I am absolutely fucking terrified of flying. I have a deep-seated – I think, fully rational – fear of heights. Or maybe falls. The reality of hurtling through the sky in a tin can actually horrifies me.

Planet Earth is blue, and there’s nothing I can do.

Add in the facts that I appear to have been seated in front of the world’s most irritating passenger, that my connecting flight has been cancelled and rerouted through Dublin, and I’m not in the best of moods leaving Montreal for home.

As the woman behind me crunches into another mouthful of potato chips whilst simultaneously kicking my seat and loudly chortling with her compatriots, all I can think is “Please don’t let me die while I’m so very very irritated.” It seems a shame to face my imminent demise whilst in such a negative headspace.

Once more I’ve been seated by the window, with a couple occupying the two seats to the outside. They seem pleasant enough humans; at least not actively irritating, but they’re settling in for sleep. Good for them! But bad for me, with the loominginevitability of bladder emptying needs on a 5.5 hour flight.

It’s been deeply and ruthlessly bred into me that I must not be a nuisance. Especially not to strangers. Isn’t that a bit fucked up? We were brought up to believe that as members of family, our needs were somehow worth less than those of random strangers we might interact with. I think my brother is doing a better job of shaking this indoctrination, as he challenged my apologies to people I was interacting with who were causing me inconvenience. It’s just, more than anything, my instincts tell me not to make a fuss.

That said, passive aggressive bitching that you might hope to have overheard is just fine.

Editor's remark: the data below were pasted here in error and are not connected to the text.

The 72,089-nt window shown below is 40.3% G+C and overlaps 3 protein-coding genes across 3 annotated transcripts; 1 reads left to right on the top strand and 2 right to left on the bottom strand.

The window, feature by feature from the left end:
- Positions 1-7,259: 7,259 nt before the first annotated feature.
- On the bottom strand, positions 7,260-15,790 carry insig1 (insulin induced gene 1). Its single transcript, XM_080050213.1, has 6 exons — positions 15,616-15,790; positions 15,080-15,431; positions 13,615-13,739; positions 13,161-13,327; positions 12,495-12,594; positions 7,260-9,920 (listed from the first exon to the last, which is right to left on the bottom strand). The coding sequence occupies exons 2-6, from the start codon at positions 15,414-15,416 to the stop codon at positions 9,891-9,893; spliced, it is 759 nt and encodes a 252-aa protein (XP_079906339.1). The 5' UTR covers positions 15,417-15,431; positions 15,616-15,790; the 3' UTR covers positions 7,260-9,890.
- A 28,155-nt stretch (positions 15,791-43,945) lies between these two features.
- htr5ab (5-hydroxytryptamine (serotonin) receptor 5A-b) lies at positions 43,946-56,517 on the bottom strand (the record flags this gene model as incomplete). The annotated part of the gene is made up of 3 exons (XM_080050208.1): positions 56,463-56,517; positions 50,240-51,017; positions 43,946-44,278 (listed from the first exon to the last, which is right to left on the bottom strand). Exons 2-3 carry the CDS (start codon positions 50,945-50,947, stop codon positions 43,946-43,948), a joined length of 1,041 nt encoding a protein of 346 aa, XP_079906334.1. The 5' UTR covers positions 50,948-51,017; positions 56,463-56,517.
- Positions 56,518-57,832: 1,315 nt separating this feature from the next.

I’m trying to break myself of these life-time habits of thought and action. I’d like to hang on to stuff I truly get use from and believe myself as an adult; stuff that fits with my own priorities and world view. But it’s a pretty tangled up mess in there and it’s not always easy to differentiate between habitual beliefs and true beliefs. And, of course, I get tired of constantly questioning myself, of stopping and thinking. And I get tired of being reasonable.

If I were to answer a questionnaire or some online quiz about my thoughts regarding humanity, I’m pretty sure I’ll be checking boxes on the sympathetic – nay empathetic – side. I’m pretty sure I’d check the “mostly inherently good” option. But if I examine my gut reaction to actually existing in human spaces, I’m not really sure I totally believe that.

I find interacting with people exhausting. I find common spaces irritating and unpleasant. Well, unless we’re all spread out, or I’m spread out away from people, then I quite enjoy it. But the cramped confines of airplane travel is something I find triggers huge irritation response. I hate being touched by strangers. Actually, while we’re on that topic: why is it that the person whose preference is “less touching” for greetings is the weird one? I don’t want to hug, and I certainly don’t want to kiss people on a first meeting. And if a person is someone I work with, or merely have a casual acquaintance with, I probably never want to do those things. I actually love being physically affectionate with my closest friends and family, but it takes a hell of a lot for me to get to that relationship stage with someone. Anyway, back on topic.

Nope, I can’t. All my anger and hedgehog-assassin senses are firing as the woman behind me digs into the noisiest packaging imaginable. I don’t know what she’s doing to it! Maybe she too has flying anxiety and is twisting it to alleviate her fear. Maybe she blames it for her current unemployed state, or existence in a perpetual state of neediness and self-hate and so is slowly squeezing all life from it. Whatever the cause, whatever the depth of her own sorrows and life-difficulties, I can’t help but hate her (more than) a little bit right now.

I’ve five hours left ahead of me on this flight. And another flight after that before I land on home soil. I miss my family like a hollowness in my chest. But I’m coming home, I’m coming home. I’m winding back that golden thread that connects us, pulling me slowly closer to my home, my safety, my peace.

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